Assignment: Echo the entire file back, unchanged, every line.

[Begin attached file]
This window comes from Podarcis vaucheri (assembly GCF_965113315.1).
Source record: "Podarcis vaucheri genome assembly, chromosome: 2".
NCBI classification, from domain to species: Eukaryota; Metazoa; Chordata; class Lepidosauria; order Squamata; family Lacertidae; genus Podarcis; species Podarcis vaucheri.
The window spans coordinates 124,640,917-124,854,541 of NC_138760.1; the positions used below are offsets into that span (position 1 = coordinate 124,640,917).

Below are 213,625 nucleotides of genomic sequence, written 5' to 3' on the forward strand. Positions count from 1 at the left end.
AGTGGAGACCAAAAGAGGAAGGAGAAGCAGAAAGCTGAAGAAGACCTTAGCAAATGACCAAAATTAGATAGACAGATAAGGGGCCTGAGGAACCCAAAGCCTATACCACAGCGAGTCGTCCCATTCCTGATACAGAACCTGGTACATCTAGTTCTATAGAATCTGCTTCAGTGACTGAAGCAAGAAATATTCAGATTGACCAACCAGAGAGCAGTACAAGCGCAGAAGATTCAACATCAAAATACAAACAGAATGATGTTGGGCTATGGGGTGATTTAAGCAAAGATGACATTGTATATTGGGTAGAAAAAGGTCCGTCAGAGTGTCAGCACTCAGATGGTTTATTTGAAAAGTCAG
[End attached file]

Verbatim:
This window comes from Podarcis vaucheri (assembly GCF_965113315.1).
Source record: "Podarcis vaucheri genome assembly, chromosome: 2".
NCBI classification, from domain to species: Eukaryota; Metazoa; Chordata; class Lepidosauria; order Squamata; family Lacertidae; genus Podarcis; species Podarcis vaucheri.
The window spans coordinates 124,640,917-124,854,541 of NC_138760.1; the positions used below are offsets into that span (position 1 = coordinate 124,640,917).

Below are 213,625 nucleotides of genomic sequence, written 5' to 3' on the forward strand. Positions count from 1 at the left end.
AGTGGAGACCAAAAGAGGAAGGAGAAGCAGAAAGCTGAAGAAGACCTTAGCAAATGACCAAAATTAGATAGACAGATAAGGGGCCTGAGGAACCCAAAGCCTATACCACAGCGAGTCGTCCCATTCCTGATACAGAACCTGGTACATCTAGTTCTATAGAATCTGCTTCAGTGACTGAAGCAAGAAATATTCAGATTGACCAACCAGAGAGCAGTACAAGCGCAGAAGATTCAACATCAAAATACAAACAGAATGATGTTGGGCTATGGGGTGATTTAAGCAAAGATGACATTGTATATTGGGTAGAAAAAGGTCCGTCAGAGTGTCAGCACTCAGATGGTTTATTTGAAAAGTCAG